Fiu, Cirminiello, Mitchell on TV - Campus Insiders | Buy College Football Tickets

2013 Clemson Preview – Defense
Clemson Logo2
CollegeFootballNews.com
Posted Jun 18, 2013


CollegeFootballNews.com 2013 Preview - Clemson Tiger Defense


Clemson Tigers

Preview 2013 - Defense


- 2013 Clemson Preview | 2013 Clemson Offense
- 2013 Clemson Defense  | 2013 Clemson Depth Chart

What You Need To Know: After taking a much-needed step forward in Brent Venables’ first season as coordinator, Clemson is determined to further improve in 2013. The Tigers went from 81st in scoring D to a more respectable 48th a year ago. Now, even with personnel changes, especially in the secondary, the program expects to be better since the holdovers should have a tighter grasp on the system and the staff. Venables will be working with a bunch of familiar faces, yet no slam-dunk superstars. A bunch of Tigers, though, such as DE Vic Beasley, DT Grady Jarrett, LB Stephone Anthony and FS Travis Blanks, are closing in on hitting their lofty ceilings. The program continues to recruit extremely well, filling the pipeline with some of the Eastern Seaboards premier young talent. Clemson figures to be sound in the front seven after using so many underclassmen last season. However, the secondary is a worry for Venables and his assistants. Three regulars are gone from a group that gave up too many big plays through the air in 2012.

Returning Leaders
Tackles: Spencer Shuey, 93
Sacks: Vic Beasley, 8
Interceptions: Multiple, 1

Star of the defense: Junior DE Vic Beasley
Player who has to step up and become a star: Senior CB Darius Robinson
Unsung star on the rise: Sophomore S Travis Blanks
Best pro prospect: Beasley
Top three all-star candidates: 1) Beasley, 2) Junior DT Grady Jarrett, 3) Junior LB Stephone Anthony
Strength of the defense: The D-line, generating pressure, athleticism, third-down stops
Weakness of the defense: Run defense, the secondary

Defensive Line

After being forced to reload in 2012, the D-line returns nearly intact, save for the graduation of DE Malliciah Goodman. The coaching staff was really pleased with the play of 6-1, 290-pound junior Grady Jarrett, who went from little-used lineman to honorable mention All-ACC and the team’s co-Defensive Player of the year. He slides well and plays with excellent leverage, getting in on 49 tackles, 8.5 stops for loss, two sacks and 10 quarterback pressures. Of the interior linemen, Jarrett is the one most likely to be blowing up a play behind the line.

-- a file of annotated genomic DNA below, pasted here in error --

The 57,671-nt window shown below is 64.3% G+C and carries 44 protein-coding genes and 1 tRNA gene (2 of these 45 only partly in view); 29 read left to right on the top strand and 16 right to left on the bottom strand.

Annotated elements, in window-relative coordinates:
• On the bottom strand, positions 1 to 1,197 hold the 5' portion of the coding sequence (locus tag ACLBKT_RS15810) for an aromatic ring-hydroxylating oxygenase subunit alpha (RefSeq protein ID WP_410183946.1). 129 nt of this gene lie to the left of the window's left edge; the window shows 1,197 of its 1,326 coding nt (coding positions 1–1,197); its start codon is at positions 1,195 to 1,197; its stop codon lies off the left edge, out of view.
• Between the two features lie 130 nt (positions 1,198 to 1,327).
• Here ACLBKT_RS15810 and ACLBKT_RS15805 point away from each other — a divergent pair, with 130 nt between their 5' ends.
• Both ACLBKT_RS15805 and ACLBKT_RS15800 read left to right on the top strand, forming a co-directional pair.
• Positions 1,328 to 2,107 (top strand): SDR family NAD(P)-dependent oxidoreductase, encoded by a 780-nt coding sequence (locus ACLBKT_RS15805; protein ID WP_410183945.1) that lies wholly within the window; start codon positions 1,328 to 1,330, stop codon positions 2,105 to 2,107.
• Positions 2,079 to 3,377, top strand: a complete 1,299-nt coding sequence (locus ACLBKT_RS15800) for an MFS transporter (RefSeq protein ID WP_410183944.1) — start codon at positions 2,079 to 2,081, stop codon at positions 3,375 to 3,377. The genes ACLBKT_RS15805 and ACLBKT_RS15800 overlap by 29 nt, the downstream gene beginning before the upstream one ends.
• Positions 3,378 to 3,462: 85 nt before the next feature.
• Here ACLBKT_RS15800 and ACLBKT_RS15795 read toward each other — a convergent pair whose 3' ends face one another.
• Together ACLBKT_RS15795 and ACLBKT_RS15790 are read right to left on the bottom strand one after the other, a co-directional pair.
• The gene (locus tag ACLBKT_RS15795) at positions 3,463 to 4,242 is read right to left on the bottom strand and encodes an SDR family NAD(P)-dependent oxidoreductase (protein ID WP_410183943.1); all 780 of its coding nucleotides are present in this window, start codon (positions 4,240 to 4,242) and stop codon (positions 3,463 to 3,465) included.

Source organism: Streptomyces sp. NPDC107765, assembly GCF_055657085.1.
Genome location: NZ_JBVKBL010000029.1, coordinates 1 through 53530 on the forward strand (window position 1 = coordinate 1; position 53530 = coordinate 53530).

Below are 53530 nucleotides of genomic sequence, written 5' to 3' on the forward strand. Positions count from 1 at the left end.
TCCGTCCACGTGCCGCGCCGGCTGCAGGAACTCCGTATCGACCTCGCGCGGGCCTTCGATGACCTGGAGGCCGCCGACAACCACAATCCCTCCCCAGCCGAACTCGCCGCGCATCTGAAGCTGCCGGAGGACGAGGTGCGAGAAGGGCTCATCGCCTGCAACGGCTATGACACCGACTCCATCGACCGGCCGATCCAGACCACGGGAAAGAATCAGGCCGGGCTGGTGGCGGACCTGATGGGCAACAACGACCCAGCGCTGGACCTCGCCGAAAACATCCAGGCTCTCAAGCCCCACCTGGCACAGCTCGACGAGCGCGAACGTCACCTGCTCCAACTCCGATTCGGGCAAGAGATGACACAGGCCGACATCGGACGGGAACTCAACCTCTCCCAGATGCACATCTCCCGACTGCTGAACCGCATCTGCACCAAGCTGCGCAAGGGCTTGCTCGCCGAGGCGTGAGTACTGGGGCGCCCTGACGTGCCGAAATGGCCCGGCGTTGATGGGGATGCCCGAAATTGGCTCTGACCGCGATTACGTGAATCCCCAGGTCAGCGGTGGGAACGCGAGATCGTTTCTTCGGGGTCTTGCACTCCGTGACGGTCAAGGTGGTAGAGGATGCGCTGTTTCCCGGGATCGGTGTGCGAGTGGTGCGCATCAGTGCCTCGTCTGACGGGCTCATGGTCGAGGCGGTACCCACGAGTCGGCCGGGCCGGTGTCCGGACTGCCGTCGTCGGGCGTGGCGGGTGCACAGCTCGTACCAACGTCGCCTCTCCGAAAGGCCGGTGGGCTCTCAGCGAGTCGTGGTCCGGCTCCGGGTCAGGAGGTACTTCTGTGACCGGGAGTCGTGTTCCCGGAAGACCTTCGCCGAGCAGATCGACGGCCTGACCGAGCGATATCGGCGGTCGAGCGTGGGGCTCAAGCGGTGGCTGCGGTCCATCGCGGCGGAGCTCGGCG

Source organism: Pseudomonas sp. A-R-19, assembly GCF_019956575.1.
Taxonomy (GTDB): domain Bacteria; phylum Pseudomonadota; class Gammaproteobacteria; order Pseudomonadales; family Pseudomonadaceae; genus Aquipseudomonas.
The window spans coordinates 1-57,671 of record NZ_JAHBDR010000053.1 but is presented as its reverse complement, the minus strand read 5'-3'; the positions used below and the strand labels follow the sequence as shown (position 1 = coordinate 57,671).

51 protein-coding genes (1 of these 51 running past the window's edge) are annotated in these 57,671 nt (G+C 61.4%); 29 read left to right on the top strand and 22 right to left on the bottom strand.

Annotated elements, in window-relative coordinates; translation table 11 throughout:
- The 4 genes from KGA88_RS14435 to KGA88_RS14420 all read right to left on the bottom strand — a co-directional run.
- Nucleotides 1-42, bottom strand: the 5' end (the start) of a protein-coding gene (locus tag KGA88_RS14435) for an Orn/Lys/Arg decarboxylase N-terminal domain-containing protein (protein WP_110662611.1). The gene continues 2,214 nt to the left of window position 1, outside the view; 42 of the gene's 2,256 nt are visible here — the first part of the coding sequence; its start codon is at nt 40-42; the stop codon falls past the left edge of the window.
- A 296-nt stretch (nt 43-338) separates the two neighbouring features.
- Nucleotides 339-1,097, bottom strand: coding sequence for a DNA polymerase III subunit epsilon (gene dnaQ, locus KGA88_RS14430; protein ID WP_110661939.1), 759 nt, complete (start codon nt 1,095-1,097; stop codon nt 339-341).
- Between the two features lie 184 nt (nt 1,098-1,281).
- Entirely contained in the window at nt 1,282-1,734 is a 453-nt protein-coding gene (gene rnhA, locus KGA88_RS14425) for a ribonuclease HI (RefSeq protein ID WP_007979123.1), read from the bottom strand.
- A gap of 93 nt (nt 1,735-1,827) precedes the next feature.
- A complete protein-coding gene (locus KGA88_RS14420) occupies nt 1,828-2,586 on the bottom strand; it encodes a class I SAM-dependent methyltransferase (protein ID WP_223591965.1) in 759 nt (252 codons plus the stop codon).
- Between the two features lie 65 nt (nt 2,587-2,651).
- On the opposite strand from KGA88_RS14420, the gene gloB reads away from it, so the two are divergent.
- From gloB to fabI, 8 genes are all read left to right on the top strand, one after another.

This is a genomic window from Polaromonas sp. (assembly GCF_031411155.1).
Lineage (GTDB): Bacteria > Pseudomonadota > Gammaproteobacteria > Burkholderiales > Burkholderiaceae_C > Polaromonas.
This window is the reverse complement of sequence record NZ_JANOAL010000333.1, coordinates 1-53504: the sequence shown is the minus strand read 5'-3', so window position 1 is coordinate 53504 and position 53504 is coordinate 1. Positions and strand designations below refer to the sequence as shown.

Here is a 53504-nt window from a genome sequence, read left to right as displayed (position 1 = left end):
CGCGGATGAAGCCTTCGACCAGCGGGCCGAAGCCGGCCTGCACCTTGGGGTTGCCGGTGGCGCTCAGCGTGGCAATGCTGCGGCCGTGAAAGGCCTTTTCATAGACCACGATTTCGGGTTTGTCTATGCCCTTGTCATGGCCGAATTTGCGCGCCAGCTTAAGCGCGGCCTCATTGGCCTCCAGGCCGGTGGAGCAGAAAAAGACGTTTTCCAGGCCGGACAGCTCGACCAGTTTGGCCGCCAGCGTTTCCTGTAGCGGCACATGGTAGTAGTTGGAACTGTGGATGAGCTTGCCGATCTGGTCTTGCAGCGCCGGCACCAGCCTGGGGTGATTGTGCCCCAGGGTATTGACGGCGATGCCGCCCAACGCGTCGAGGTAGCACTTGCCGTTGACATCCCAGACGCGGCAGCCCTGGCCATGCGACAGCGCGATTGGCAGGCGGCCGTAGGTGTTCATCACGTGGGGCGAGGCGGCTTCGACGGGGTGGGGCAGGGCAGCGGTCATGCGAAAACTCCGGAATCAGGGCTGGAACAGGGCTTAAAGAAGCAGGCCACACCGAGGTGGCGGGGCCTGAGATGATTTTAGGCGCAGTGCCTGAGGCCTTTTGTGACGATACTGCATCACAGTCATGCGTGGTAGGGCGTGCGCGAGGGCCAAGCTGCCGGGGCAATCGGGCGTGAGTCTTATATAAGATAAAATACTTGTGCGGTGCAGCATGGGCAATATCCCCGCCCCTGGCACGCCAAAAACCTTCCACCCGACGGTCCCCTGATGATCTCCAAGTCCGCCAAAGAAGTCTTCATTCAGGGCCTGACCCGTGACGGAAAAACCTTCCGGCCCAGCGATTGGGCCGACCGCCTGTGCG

Partnering with Jarrett on the inside will once again be 6-4, 285-pound junior Josh Watson, a nine-game starter in 2012. He did a solid job of defending the run, making 54 stops, tops among linemen, 3.5 tackles for loss and three sacks. Watson is only at the halfway point of his career, and prepares away from the field as if he plans on further evolving over his final two seasons.

Quality depth on the inside is not going to be a problem in 2013. Junior DeShawn Williams and sophomore D.J. Reader played plenty a year ago. The active 6-1, 285-pound Williams, in fact, started five games and made 50 stops, five tackles for loss, two sacks and nine quarterback pressures. Reader was only in on 236 snaps, yet he still made a remarkable 40 tackles. One of the most unique athletes on the roster, he’s 6-3 and 335 pounds, but moves extremely well and is also a pitcher on the Clemson baseball team.

Clemson has one starter and one very exciting former backup in the rotation at end. Junior Vic Beasley did not start a game in 2012, yet he did lead the team with eight sacks, which ranked No. 5 in the ACC. He’s a freakishly explosive athlete who plays as if channeling current Seattle Seahawk Bruce Irvin. Beasley erupts off the snap, uses his hands very well and is often too quick around the edge for opposing tackles. Yeah, the 6-3, 225-pounder could be vulnerable against the run, but the trade-off in the pass rush is worth it.

The starter at strongside has yet to be decided, but juniors Corey Crawford and Tavaris Barnes will both play plenty this fall. Crawford is a 6-5, 270-pound former can’t-miss recruit of the Tigers. He started every game last season, contributing 47 tackles and six stops for loss, but just a lone sack. While he has an NFL frame and physique, he has to do a better job of finishing his pass rushes this fall. The versatile 6-4, 275-pound Barnes can play multiple positions, but is now settling down on the outside. He’s an underrated, emerging talent who came off the bench to make 24 tackles a season ago.

Watch Out For … Beasley to go national. A complete defensive end? No. But Beasley is one of those scary, quick-twitch edge rushers who’ll make a couple of plays each game that shift momentum. He got to the quarterback eight times a year ago, despite appearing on only 288 snaps. With an expanded role, he could lead the ACC in sacks.
Strength: Depth of talent. The potential for this group is immense since such a preponderance of sophomores were employed a year ago. Beyond just being talented on the front line, Clemson is deep as well, with a number of backups capable of starting for other teams. This figures to be the most assertive Tigers D-line in years.